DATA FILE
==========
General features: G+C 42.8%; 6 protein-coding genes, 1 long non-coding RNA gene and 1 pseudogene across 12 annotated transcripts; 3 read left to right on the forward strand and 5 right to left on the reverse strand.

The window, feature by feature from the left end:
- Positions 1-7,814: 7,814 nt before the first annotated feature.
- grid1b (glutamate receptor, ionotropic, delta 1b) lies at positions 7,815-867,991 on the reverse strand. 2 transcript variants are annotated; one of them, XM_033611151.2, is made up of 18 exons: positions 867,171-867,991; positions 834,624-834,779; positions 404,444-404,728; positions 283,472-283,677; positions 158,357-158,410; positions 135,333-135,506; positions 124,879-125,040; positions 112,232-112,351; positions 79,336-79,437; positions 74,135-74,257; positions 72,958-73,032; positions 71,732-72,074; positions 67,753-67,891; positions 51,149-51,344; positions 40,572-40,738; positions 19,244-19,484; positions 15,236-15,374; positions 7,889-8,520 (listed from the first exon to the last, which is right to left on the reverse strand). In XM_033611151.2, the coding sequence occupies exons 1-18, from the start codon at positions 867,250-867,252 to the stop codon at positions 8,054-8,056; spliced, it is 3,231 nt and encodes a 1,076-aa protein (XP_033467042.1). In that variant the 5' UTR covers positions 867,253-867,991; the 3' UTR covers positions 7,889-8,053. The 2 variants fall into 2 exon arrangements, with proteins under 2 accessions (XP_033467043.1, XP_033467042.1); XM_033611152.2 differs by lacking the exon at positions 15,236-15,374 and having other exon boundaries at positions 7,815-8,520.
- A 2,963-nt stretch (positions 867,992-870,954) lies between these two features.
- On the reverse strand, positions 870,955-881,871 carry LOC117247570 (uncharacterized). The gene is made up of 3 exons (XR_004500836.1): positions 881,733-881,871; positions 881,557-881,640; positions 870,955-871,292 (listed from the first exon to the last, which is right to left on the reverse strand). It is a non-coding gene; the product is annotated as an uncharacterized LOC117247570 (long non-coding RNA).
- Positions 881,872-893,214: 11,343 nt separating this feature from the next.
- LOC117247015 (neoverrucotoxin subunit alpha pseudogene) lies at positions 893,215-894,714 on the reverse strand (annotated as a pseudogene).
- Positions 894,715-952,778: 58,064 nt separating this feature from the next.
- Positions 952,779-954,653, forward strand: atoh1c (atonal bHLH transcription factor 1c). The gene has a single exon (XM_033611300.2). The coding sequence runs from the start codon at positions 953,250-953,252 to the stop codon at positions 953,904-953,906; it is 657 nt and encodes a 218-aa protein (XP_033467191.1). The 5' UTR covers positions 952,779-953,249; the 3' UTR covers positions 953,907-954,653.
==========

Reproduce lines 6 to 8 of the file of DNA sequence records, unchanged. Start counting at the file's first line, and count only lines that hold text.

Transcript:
- On the reverse strand, positions 870,955-881,871 carry LOC117247570 (uncharacterized). The gene is made up of 3 exons (XR_004500836.1): positions 881,733-881,871; positions 881,557-881,640; positions 870,955-871,292 (listed from the first exon to the last, which is right to left on the reverse strand). It is a non-coding gene; the product is annotated as an uncharacterized LOC117247570 (long non-coding RNA).
- Positions 881,872-893,214: 11,343 nt separating this feature from the next.
- LOC117247015 (neoverrucotoxin subunit alpha pseudogene) lies at positions 893,215-894,714 on the reverse strand (annotated as a pseudogene).